5 ways to use the ICD-10 delay wisely

By Jeff Tennant and Kenneth Fody, Esq. for Government Health IT

The delay in ICD-10 implementation was met last week with equal parts relief and frustration. Health plans and healthcare providers who were ready are understandably frustrated by the delay; those that were seriously behind in preparations breathed a deep sigh of relief.

While the ICD-10 mandate is important and the health care industry will benefit from the information these new codes will provide, a deadline that seemed sufficient when it was originally adopted became less so. Numerous other federal and state requirements of equal importance and shorter deadlines were imposed that diverted resources and made meeting the deadline more difficult.

Though most organizations were prepared for conversion, some health plans and some providers were not completely ready. To proceed with implementing the codes on October 1, 2014 date would have resulted in many medical records and claims lacking proper codes and medical documentation. This would have created additional burdens and costs and would not have enabled the industry to achieve the desired goals of the ICD-10 mandate. The harm caused would have fallen largely on doctors and smaller health plans and hospitals.

And, too, there are numerous organizations that have not gone through sufficient testing to be sure their solutions will work as expected. The delay gives those organizations time to test and tune their processes.

CMS should work with industry groups to continue progress

With this new legislation, CMS must adopt a regulation giving a new effective date for the ICD-10 mandate. This likely will be followed by a public comment period and it could be months before the regulation is published and finally approved.

During this process, we’d like to see CMS work with industry groups to identify ways to promote both adoption of ICD-10 and ways to better use the new code sets. Groups that should be consulted include the Workgroup for Electronic Data Interchange (WEDI), the insurance trade associations BCBSA and AHIP, provider organizations such as the AMA and the AHA, and health technology organizations such as HIMSS and AHIMA.

We’d also like to see CMS take two specific actions that will maintain the forward momentum that has come at great cost to many organizations

Milestones to measure progress

First, we’d like CMS to set specific milestones, as they have done when extending HIPAA mandates in the past. The lack of milestones has probably contributed to widespread procrastination.

Setting a date by which both payers and providers must certify their readiness to test ICD-10 or have a defined plan of action to achieve that state of readiness could be a useful milestone. This and other milestones also could provide a better understanding of the industry’s readiness to make the conversion.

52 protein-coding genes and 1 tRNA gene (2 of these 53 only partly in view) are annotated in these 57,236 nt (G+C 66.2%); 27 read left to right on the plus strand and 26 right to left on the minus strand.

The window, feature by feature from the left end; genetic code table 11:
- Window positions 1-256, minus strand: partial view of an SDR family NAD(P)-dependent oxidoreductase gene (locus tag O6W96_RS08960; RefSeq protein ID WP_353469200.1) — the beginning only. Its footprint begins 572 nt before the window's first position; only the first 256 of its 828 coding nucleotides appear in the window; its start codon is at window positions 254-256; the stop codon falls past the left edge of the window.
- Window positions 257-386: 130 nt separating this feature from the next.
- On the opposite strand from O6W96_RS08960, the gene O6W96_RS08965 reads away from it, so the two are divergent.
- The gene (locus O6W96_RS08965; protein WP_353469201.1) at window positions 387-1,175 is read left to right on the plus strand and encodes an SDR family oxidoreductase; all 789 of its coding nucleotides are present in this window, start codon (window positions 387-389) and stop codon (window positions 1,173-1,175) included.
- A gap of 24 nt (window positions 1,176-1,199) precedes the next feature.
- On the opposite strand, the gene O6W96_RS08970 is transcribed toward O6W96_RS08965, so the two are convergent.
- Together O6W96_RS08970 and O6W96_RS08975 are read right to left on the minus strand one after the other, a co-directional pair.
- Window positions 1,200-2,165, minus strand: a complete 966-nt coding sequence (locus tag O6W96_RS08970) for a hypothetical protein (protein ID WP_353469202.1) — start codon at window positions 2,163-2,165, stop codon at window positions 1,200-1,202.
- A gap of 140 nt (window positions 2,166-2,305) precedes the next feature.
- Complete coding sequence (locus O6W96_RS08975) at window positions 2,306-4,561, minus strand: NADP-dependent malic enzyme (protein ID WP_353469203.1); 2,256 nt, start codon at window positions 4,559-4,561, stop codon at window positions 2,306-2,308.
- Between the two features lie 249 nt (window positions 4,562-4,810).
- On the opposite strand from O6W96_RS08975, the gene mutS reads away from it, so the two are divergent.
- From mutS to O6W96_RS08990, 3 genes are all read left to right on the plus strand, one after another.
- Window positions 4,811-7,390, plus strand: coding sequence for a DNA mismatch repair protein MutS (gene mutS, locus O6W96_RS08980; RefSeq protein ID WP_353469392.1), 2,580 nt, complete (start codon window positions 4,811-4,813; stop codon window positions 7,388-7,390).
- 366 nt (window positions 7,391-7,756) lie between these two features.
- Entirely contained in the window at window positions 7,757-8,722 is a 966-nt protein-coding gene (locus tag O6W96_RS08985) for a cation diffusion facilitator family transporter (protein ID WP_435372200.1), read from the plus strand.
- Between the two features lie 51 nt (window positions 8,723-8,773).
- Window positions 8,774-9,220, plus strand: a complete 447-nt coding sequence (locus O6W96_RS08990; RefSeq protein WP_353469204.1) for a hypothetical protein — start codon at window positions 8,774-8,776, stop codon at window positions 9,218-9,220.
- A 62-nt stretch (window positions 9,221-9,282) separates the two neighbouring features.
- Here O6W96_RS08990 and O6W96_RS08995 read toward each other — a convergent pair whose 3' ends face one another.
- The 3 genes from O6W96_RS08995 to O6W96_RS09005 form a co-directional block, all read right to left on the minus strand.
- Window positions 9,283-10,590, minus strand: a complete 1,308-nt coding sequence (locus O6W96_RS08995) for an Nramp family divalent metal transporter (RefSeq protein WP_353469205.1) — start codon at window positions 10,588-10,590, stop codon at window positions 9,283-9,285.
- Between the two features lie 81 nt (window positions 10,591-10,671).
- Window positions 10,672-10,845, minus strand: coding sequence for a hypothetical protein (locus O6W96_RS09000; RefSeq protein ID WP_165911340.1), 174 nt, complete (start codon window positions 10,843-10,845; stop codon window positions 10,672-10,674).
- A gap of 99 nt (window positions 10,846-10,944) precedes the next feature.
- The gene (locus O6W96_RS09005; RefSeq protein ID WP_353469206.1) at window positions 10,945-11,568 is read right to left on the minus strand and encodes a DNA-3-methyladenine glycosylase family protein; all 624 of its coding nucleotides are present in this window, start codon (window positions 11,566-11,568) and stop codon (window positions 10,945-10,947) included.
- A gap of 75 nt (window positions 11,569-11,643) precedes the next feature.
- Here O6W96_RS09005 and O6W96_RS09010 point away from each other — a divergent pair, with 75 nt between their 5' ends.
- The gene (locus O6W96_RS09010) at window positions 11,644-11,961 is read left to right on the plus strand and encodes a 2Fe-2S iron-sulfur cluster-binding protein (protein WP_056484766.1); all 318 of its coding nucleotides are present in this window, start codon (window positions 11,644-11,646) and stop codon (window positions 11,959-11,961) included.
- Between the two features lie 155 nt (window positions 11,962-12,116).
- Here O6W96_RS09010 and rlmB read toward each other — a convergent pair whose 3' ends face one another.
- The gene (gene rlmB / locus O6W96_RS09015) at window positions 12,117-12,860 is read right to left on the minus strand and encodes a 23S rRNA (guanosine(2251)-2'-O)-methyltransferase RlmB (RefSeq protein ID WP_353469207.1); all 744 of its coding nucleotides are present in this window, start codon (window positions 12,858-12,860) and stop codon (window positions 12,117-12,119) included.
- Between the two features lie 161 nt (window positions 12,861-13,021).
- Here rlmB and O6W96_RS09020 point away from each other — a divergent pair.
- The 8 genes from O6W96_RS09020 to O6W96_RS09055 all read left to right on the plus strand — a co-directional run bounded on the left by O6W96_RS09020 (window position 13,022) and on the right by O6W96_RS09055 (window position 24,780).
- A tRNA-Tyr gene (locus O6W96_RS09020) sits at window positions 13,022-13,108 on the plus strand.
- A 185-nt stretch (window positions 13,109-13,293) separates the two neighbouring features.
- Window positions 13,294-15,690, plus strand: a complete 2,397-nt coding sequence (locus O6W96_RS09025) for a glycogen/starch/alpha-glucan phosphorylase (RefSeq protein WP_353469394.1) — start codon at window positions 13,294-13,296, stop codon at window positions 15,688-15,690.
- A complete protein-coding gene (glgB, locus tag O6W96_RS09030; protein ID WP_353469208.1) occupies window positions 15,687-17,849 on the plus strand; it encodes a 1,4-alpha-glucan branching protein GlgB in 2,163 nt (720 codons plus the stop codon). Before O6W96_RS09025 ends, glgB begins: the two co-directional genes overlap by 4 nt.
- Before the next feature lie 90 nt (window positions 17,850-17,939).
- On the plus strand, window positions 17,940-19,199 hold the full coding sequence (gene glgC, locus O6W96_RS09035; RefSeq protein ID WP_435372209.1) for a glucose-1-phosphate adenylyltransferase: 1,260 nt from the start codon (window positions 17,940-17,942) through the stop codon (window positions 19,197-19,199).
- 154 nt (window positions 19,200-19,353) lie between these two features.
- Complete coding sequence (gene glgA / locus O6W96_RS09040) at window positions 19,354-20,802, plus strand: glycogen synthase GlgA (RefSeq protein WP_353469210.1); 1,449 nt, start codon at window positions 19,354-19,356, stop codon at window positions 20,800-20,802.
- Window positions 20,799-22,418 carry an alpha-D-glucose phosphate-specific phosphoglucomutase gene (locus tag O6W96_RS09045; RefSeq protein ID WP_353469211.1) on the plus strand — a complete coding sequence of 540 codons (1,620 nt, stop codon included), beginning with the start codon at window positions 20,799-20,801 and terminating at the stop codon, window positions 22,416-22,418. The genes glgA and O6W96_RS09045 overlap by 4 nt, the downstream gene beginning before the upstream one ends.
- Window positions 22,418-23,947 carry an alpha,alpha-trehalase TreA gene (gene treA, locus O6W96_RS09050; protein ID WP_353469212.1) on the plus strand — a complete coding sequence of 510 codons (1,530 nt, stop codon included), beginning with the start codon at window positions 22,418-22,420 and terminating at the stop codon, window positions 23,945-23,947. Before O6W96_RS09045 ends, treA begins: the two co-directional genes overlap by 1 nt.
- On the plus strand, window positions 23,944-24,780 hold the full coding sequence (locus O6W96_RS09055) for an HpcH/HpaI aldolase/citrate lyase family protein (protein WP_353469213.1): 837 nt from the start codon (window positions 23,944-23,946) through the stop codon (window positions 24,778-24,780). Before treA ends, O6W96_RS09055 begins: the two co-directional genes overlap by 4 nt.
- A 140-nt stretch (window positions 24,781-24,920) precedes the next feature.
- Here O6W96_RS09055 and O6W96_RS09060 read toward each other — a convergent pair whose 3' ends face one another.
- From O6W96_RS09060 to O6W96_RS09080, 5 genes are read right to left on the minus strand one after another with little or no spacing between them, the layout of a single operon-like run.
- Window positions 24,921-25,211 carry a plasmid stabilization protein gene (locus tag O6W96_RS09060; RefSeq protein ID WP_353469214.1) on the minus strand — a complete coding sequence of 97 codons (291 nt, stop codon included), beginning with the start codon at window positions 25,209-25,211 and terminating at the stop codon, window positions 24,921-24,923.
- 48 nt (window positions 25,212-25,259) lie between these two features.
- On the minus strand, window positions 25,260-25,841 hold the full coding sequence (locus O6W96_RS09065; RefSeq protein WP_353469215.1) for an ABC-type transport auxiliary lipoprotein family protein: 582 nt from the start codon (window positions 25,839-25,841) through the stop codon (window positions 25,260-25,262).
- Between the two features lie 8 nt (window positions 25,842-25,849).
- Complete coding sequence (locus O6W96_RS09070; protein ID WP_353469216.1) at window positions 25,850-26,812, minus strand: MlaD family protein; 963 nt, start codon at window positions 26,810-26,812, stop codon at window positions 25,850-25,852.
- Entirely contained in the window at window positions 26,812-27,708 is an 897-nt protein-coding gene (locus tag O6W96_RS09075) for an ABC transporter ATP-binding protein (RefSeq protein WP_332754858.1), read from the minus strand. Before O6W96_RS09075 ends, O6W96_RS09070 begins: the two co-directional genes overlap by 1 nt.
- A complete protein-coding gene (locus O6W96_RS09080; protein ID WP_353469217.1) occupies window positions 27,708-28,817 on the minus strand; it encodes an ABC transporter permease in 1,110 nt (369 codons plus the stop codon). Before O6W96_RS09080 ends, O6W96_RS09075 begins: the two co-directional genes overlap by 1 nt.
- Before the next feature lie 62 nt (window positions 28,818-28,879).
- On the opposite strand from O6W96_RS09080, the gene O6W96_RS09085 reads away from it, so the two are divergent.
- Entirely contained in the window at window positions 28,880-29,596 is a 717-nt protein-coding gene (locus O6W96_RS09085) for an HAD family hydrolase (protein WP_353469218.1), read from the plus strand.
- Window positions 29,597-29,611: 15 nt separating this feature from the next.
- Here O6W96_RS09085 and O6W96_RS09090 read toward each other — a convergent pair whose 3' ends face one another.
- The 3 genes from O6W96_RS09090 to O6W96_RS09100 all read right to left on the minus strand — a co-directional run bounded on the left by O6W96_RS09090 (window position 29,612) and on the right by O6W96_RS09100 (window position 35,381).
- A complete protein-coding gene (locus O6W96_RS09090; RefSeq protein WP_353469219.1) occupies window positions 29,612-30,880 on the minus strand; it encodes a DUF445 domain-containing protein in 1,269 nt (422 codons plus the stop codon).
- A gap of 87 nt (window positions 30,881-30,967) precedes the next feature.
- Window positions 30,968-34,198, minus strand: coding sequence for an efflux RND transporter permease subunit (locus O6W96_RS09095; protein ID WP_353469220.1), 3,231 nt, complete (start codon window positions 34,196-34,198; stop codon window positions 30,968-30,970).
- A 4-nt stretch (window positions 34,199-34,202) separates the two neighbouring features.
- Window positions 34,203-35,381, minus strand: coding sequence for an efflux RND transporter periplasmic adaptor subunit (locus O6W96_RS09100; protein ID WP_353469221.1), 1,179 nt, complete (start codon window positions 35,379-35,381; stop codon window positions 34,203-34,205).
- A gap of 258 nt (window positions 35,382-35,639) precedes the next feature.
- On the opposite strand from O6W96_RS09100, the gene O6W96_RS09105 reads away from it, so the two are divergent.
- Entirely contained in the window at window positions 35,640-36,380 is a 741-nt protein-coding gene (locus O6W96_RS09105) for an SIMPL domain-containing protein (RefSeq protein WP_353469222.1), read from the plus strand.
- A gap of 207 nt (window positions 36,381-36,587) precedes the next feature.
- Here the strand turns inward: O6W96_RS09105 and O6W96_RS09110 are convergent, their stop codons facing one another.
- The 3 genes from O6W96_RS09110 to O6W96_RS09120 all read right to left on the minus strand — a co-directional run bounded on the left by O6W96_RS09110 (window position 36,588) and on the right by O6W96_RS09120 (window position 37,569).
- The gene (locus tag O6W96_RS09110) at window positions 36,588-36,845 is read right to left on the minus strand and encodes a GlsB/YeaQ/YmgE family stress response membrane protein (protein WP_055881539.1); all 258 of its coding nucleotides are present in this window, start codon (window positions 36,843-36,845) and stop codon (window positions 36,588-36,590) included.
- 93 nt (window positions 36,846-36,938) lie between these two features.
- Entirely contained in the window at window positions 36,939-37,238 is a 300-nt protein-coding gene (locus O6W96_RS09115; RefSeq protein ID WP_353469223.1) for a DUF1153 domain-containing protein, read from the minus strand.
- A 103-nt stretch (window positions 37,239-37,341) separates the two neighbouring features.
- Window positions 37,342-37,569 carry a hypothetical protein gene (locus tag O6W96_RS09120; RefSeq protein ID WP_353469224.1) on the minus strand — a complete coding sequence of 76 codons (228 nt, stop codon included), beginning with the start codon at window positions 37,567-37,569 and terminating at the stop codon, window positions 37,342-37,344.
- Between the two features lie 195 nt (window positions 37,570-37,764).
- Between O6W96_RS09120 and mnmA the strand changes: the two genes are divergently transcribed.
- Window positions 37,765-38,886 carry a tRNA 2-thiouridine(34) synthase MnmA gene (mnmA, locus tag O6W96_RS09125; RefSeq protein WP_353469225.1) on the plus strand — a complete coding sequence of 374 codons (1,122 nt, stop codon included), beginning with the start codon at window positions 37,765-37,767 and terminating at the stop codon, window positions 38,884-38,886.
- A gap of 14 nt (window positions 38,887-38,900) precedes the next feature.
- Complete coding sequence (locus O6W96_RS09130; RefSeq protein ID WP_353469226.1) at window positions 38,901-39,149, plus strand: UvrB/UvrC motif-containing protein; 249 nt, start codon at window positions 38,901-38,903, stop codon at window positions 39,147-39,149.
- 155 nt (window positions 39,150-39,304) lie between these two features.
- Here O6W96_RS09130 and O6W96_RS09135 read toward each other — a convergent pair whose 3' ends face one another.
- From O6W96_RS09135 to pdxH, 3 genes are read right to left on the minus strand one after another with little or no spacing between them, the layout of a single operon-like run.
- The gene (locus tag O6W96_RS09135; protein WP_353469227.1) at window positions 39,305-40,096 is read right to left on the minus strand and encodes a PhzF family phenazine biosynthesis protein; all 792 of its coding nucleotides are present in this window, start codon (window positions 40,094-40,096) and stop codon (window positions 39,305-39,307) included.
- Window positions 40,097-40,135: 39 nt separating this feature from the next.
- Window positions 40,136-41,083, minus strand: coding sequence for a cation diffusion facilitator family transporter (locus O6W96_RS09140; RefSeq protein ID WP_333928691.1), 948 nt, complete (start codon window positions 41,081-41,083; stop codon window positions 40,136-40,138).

Let those who are ready test the new codes

Second, for those who have done the hard work and are ready for conversion, allow willing partners to begin using ICD-10 earlier than the new mandated date. This would have to include specific provisions prohibiting either health plans or providers from coercing or requiring the other party to participate before they are ready. A demonstration project like this could serve as a test of the new codes and would also allow health plans and providers who have invested greatly in preparations to realize the value of their investments sooner.

Make the delay count

We are hearing from several hospitals and health plans that they will continue to work toward an October 2014 launch date. They want to keep up the momentum they’ve built and be ready should CMS decide to allow them to start using the codes on a voluntary basis.

We think that is a smart decision. Here are some specific recommendations for using the delay wisely:

  1. If you are lagging behind, re-evaluate your plans to take advantage of the delay. Use this time to eliminate short cuts, more fully adopt ICD-10 and allow for more thorough testing.
  2. If you planned to use crosswalks, re-assess whether these tools are necessary. Use the time to prepare all back end systems to receive and process ICD-10 codes.
  3. Continue initiatives that have value outside of the code conversion such as improving clinical documentation, coder quality audits, improved reporting and analyses, efforts to better prevent fraud and abuse, improved system and process documentation, and better testing procedures. Even without the adoption of ICD-10 these efforts may provide immediate value.
  4. Continue and expand testing. Identify business associates and trading partners who are ready for ICD-10 and thoroughly test your systems.
  5. Do more thorough transition planning. Try to anticipate possible trouble spots and know how you will respond to problems that may arise.

Perform detailed analytics to understand the financial impact of ICD-10 and begin to implement changes in processes and procedures to minimize any negative impact.

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Dolbey Systems, Inc.